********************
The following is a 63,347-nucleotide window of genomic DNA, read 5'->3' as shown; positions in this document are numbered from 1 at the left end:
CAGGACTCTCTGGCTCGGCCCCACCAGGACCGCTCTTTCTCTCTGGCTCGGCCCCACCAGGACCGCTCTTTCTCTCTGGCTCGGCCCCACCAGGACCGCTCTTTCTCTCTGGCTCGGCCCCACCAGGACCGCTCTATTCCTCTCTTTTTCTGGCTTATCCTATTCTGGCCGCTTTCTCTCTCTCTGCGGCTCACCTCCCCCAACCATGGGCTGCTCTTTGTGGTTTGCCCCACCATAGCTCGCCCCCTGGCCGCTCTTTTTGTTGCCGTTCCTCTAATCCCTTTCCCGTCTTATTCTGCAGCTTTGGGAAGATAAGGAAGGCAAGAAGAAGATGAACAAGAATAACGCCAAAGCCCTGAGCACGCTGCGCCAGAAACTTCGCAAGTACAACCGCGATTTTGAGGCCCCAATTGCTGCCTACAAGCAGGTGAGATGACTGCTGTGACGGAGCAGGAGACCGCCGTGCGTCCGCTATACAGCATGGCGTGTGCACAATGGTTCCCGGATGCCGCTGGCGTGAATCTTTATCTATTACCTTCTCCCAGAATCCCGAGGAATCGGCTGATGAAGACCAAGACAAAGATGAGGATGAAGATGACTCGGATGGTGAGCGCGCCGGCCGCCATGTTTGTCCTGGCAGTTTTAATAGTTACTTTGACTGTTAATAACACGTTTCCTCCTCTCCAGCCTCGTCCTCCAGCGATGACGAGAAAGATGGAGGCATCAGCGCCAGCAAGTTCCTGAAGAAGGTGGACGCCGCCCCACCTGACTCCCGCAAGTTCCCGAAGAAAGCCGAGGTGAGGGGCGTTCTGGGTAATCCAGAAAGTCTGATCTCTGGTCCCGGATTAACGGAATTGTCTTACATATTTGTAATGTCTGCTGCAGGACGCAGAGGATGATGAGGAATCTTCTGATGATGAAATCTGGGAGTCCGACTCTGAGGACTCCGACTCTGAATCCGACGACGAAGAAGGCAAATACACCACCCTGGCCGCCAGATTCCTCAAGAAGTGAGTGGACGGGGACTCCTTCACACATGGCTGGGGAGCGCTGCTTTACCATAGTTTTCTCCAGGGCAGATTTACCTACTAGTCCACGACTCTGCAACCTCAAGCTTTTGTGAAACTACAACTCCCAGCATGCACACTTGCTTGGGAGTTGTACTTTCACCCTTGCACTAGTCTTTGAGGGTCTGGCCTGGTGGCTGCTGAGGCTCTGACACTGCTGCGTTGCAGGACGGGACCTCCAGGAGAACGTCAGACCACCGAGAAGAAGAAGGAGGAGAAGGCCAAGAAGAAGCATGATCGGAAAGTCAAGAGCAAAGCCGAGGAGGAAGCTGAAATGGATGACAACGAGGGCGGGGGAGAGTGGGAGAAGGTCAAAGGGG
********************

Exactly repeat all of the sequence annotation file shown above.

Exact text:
The following is a 63,347-nucleotide window of genomic DNA, read 5'->3' as shown; positions in this document are numbered from 1 at the left end:
CAGGACTCTCTGGCTCGGCCCCACCAGGACCGCTCTTTCTCTCTGGCTCGGCCCCACCAGGACCGCTCTTTCTCTCTGGCTCGGCCCCACCAGGACCGCTCTTTCTCTCTGGCTCGGCCCCACCAGGACCGCTCTATTCCTCTCTTTTTCTGGCTTATCCTATTCTGGCCGCTTTCTCTCTCTCTGCGGCTCACCTCCCCCAACCATGGGCTGCTCTTTGTGGTTTGCCCCACCATAGCTCGCCCCCTGGCCGCTCTTTTTGTTGCCGTTCCTCTAATCCCTTTCCCGTCTTATTCTGCAGCTTTGGGAAGATAAGGAAGGCAAGAAGAAGATGAACAAGAATAACGCCAAAGCCCTGAGCACGCTGCGCCAGAAACTTCGCAAGTACAACCGCGATTTTGAGGCCCCAATTGCTGCCTACAAGCAGGTGAGATGACTGCTGTGACGGAGCAGGAGACCGCCGTGCGTCCGCTATACAGCATGGCGTGTGCACAATGGTTCCCGGATGCCGCTGGCGTGAATCTTTATCTATTACCTTCTCCCAGAATCCCGAGGAATCGGCTGATGAAGACCAAGACAAAGATGAGGATGAAGATGACTCGGATGGTGAGCGCGCCGGCCGCCATGTTTGTCCTGGCAGTTTTAATAGTTACTTTGACTGTTAATAACACGTTTCCTCCTCTCCAGCCTCGTCCTCCAGCGATGACGAGAAAGATGGAGGCATCAGCGCCAGCAAGTTCCTGAAGAAGGTGGACGCCGCCCCACCTGACTCCCGCAAGTTCCCGAAGAAAGCCGAGGTGAGGGGCGTTCTGGGTAATCCAGAAAGTCTGATCTCTGGTCCCGGATTAACGGAATTGTCTTACATATTTGTAATGTCTGCTGCAGGACGCAGAGGATGATGAGGAATCTTCTGATGATGAAATCTGGGAGTCCGACTCTGAGGACTCCGACTCTGAATCCGACGACGAAGAAGGCAAATACACCACCCTGGCCGCCAGATTCCTCAAGAAGTGAGTGGACGGGGACTCCTTCACACATGGCTGGGGAGCGCTGCTTTACCATAGTTTTCTCCAGGGCAGATTTACCTACTAGTCCACGACTCTGCAACCTCAAGCTTTTGTGAAACTACAACTCCCAGCATGCACACTTGCTTGGGAGTTGTACTTTCACCCTTGCACTAGTCTTTGAGGGTCTGGCCTGGTGGCTGCTGAGGCTCTGACACTGCTGCGTTGCAGGACGGGACCTCCAGGAGAACGTCAGACCACCGAGAAGAAGAAGGAGGAGAAGGCCAAGAAGAAGCATGATCGGAAAGTCAAGAGCAAAGCCGAGGAGGAAGCTGAAATGGATGACAACGAGGGCGGGGGAGAGTGGGAGAAGGTCAAAGGGG